At least the guard didn’t close the physical door. For the first time in what had to be months, she could look beyond the confines of her cell. It might not be the same cell she’d occupied since her conviction. Hell, this wasn’t even the same planet. That didn’t matter. All that did was the fact that the open cell door gave her at least some semblance of not being completely cut off from all other life on the planet.

As the guard disappeared from sight, Ashlyn remained where she was, motionless except for the rise and fall of her chest and the slow blinking of her eyes. She listened, counting his footsteps as they slowly faded away. When she’d been escorted to the cell, she had focused on what was directly in front of her. She had not wanted to give the guards on duty the satisfaction of seeing her look around in curiosity. Now, with only silence filling the air, she allowed herself to relax a just a little.

Once convinced the guard was gone, she moved to the door, careful not to get too close to the security field. Looking to her left, she couldn’t tell how far away he might be. All she knew for certain was that her cell was located at the end of the corridor, the door situated so she couldn’t see much beyond the far edge of the cell. So there might be any number of other prisoners close by but, for all intents and purposes, she was alone – again.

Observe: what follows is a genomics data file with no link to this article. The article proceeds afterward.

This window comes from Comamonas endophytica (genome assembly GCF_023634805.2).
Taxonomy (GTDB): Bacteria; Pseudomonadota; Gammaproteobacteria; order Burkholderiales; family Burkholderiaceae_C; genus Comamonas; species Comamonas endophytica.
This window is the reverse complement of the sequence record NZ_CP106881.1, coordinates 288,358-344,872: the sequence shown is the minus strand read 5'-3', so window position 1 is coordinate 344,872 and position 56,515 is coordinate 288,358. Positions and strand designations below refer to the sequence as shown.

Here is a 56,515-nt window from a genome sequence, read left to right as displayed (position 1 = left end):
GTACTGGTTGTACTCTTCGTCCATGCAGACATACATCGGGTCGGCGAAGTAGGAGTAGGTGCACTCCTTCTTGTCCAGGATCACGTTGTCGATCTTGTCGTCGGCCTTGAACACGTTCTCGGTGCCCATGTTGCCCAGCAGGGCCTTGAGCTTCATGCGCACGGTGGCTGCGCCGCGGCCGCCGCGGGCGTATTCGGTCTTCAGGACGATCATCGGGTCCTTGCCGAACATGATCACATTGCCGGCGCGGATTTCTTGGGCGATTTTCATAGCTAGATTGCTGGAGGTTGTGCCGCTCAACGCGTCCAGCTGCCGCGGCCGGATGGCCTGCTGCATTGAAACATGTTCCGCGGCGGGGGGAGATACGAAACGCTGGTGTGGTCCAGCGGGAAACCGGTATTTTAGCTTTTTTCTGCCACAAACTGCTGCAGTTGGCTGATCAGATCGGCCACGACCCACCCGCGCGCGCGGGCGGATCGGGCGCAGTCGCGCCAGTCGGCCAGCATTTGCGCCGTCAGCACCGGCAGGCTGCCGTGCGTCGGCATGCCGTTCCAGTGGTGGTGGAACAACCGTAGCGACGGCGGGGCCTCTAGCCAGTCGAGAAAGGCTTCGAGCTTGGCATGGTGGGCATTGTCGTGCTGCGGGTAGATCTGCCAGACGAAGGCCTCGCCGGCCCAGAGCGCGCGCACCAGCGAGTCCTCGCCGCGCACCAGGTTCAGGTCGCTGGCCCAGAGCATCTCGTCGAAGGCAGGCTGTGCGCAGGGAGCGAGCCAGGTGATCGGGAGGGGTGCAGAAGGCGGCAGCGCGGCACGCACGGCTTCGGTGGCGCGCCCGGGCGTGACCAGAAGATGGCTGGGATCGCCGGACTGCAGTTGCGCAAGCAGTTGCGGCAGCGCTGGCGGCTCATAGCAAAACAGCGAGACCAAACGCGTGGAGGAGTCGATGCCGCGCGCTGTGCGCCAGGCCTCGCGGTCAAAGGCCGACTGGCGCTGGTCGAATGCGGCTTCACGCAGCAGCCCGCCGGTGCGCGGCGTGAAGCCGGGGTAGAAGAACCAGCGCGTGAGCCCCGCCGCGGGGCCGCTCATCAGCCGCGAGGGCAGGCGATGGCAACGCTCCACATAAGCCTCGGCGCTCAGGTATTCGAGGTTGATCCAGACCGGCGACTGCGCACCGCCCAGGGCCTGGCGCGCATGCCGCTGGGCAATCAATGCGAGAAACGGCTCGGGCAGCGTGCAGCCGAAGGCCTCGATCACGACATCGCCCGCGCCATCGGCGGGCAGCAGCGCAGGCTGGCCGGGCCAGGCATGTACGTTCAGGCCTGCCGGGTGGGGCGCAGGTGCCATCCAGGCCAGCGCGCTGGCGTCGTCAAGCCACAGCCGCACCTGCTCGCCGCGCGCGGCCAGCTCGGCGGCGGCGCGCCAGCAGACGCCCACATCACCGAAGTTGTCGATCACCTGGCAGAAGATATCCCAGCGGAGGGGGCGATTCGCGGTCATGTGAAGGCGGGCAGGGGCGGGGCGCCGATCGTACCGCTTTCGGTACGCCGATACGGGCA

That was fine. Alone meant fewer chances for anyone to figure out what she planned. But it also meant she had to keep up appearances. She couldn’t let them guess what she had in mind. So she lay on her bunk, her back to the doorway. She wouldn’t let those she knew were watching over security monitors see her curiosity or her concern.

This was as close to home as she was likely to get in a very long while. If the opportunity to escape presented itself, she’d take it and be damned with waiting on the military courts to finally get it right. Once free, she’d deal with everyone who had betrayed her and then she’d find a way to free those who had been sent to the penal colony with her. After that, she really didn’t give a damn about what happened.

***

I hope you enjoyed the snippet. Until later!

 

You did what?

I’ve written a lot this year about consequences. It seems there are a number of folks out there who simply don’t consider the consequences of their actions. It doesn’t matter if those consequences are direct to the person involved or indirect and aimed at someone else. Sometimes that lack of concern about consequences comes from carelessness, from simply not thinking through what they are about to do. Other times, too many times, it is because the person involved simply doesn’t care. They are entitled, you see, at least in their own mind.

What has me thinking about it again today is this story. It’s a simple enough story and one that should have been one of those feel good stories the news all too rarely covers. Simple really. A teen is making money by working at a food kiosk at the local mall. While on duty, a police officer comes up and orders a cookie. The teen recognizes the officer, who works at the mall, and wants to do something nice for him. So he buys the officer the cookie. It’s his way of telling the officer that he appreciates all the man, and those like him, do.

Pretty cool, especially when you consider the fact the young man paid full price for the cookie instead of using his employee discount.